Well I spoke to my employer about my difficulties in processing info quickly and asked whether there was any room for reasonable adjustments. The answer was NO. And even though she said it very nicely she still said that unless I could work to the speed needed in this practise, without taking other workers away from their work to assist me, it would be best for me to leave.
Merry Christmas to me...I have two more days work and then I'm unemployed!

Submitted by TraceyW on

Hi Tracey

Employers can not just say no to reasonable adjustments. As soon as your employer knows about any problems your epilepsy is causing you in your workplace, they have to make any reasonable adjustments. These are adjustment that could be helpful for you to do your work.

If after assessing your situation no reasonable adjustments can be made, your employer has to justify their decision. To find out more about your employment rights may I suggest you contact one of the helpful organisations listed on our work – further advice and information webpage.


Diane, Epilepsy Action Advice and Information Team

Submitted by Diane@Epilepsy ... on


20 Duty to make adjustments

(1)Where this Act imposes a duty to make reasonable adjustments on a person, this section, sections 21 and 22 and the applicable Schedule apply; and for those purposes, a person on whom the duty is imposed is referred to as A.
(2)The duty comprises the following three requirements.
(3)The first requirement is a requirement, where a provision, criterion or practice of A's puts a disabled person at a substantial disadvantage in relation to a relevant matter in comparison with persons who are not disabled, to take such steps as it is reasonable to have to take to avoid the disadvantage.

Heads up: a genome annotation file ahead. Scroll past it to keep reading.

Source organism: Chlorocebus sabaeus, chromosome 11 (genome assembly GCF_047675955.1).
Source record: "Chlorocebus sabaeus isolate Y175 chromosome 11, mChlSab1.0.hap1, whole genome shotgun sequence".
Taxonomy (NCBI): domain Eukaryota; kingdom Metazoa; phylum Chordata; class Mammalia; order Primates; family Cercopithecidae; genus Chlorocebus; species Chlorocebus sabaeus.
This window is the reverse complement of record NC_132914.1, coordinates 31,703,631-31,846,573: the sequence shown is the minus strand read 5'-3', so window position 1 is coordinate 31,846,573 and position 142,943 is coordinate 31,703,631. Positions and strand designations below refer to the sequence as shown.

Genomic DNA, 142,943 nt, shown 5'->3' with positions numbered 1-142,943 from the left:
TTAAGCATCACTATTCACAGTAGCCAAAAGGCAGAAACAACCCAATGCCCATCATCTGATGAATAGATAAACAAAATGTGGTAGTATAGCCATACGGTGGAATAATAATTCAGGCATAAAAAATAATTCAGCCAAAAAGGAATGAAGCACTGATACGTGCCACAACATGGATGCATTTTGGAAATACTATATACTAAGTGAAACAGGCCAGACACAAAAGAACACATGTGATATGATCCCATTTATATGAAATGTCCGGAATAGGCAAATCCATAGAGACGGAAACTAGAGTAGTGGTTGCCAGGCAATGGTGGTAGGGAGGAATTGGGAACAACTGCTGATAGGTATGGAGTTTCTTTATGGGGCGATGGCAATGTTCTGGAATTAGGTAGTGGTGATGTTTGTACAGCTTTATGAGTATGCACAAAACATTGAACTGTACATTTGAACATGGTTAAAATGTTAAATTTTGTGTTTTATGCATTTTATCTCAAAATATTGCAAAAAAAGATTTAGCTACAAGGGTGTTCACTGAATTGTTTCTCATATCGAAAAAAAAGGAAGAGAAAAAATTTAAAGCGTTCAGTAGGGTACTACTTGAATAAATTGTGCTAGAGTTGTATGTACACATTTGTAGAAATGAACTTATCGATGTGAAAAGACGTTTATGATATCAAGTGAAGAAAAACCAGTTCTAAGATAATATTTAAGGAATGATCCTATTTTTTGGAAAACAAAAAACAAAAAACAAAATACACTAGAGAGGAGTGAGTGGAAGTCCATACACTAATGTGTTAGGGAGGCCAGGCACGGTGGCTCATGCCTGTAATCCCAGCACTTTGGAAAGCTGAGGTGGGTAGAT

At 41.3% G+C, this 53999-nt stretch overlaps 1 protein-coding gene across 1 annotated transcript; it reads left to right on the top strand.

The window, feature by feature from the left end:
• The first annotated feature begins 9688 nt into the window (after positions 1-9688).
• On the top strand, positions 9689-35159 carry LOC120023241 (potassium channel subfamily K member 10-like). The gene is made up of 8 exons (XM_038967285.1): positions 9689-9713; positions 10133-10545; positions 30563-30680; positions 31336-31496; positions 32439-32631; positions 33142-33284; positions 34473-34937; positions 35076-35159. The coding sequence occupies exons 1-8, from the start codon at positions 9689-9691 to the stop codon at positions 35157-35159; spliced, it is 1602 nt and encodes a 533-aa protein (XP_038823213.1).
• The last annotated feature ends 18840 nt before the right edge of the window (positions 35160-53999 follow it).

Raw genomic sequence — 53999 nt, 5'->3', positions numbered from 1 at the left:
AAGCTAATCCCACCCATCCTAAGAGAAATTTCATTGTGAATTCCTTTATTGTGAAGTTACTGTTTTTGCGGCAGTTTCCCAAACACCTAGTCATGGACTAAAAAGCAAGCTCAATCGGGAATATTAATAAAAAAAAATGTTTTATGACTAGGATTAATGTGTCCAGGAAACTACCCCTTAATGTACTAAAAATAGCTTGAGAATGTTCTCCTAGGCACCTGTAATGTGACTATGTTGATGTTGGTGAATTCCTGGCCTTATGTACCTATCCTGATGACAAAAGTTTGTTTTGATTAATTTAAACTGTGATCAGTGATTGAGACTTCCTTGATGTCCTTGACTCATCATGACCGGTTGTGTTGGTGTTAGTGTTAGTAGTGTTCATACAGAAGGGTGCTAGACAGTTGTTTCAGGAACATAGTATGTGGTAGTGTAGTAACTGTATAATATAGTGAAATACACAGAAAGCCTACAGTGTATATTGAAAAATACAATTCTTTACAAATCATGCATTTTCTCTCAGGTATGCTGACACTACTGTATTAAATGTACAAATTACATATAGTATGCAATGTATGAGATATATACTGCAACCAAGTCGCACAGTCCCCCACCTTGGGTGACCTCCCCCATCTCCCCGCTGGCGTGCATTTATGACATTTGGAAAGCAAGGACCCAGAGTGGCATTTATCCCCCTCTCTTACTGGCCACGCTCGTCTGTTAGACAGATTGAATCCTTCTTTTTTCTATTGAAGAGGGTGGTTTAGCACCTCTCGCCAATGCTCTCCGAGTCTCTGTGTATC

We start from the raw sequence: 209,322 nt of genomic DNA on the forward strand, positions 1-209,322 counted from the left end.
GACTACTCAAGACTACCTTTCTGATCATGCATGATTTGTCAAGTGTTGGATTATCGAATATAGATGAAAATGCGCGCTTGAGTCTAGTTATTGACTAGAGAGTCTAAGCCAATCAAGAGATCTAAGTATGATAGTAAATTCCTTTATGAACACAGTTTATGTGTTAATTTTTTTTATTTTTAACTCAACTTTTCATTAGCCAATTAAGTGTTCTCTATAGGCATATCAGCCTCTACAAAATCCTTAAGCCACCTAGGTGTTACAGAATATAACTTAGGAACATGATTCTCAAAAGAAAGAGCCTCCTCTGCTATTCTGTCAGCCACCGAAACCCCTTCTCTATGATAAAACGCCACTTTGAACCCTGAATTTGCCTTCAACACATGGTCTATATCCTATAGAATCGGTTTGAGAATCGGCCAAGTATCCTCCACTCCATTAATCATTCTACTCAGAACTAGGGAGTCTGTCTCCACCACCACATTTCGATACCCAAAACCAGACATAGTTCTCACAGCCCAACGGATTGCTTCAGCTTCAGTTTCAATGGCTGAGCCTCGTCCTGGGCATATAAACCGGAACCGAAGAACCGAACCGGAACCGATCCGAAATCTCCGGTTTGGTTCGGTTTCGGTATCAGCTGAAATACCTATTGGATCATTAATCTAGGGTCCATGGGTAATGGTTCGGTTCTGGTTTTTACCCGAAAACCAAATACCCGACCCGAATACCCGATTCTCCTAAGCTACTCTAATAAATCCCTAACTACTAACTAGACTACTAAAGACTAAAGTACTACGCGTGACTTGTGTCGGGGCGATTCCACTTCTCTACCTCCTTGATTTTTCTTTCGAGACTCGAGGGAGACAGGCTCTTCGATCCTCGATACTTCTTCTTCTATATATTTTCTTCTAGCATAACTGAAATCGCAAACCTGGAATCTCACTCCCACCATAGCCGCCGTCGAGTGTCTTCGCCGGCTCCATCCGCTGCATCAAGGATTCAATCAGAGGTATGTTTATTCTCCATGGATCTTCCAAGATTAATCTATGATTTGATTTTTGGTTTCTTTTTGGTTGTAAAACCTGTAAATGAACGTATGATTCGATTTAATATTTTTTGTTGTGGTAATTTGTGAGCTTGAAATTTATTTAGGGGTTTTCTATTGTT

(4)The second requirement is a requirement, where a physical feature puts a disabled person at a substantial disadvantage in relation to a relevant matter in comparison with persons who are not disabled, to take such steps as it is reasonable to have to take to avoid the disadvantage.
(5)The third requirement is a requirement, where a disabled person would, but for the provision of an auxiliary aid, be put at a substantial disadvantage in relation to a relevant matter in comparison with persons who are not disabled, to take such steps as it is reasonable to have to take to provide the auxiliary aid.
(6)Where the first or third requirement relates to the provision of information, the steps which it is reasonable for A to have to take include steps for ensuring that in the circumstances concerned the information is provided in an accessible format.
(7)A person (A) who is subject to a duty to make reasonable adjustments is not (subject to express provision to the contrary) entitled to require a disabled person, in relation to whom A is required to comply with the duty, to pay to any extent A's costs of complying with the duty.
(8)A reference in section 21 or 22 or an applicable Schedule to the first, second or third requirement is to be construed in accordance with this section.
(9)In relation to the second requirement, a reference in this section or an applicable Schedule to avoiding a substantial disadvantage includes a reference to—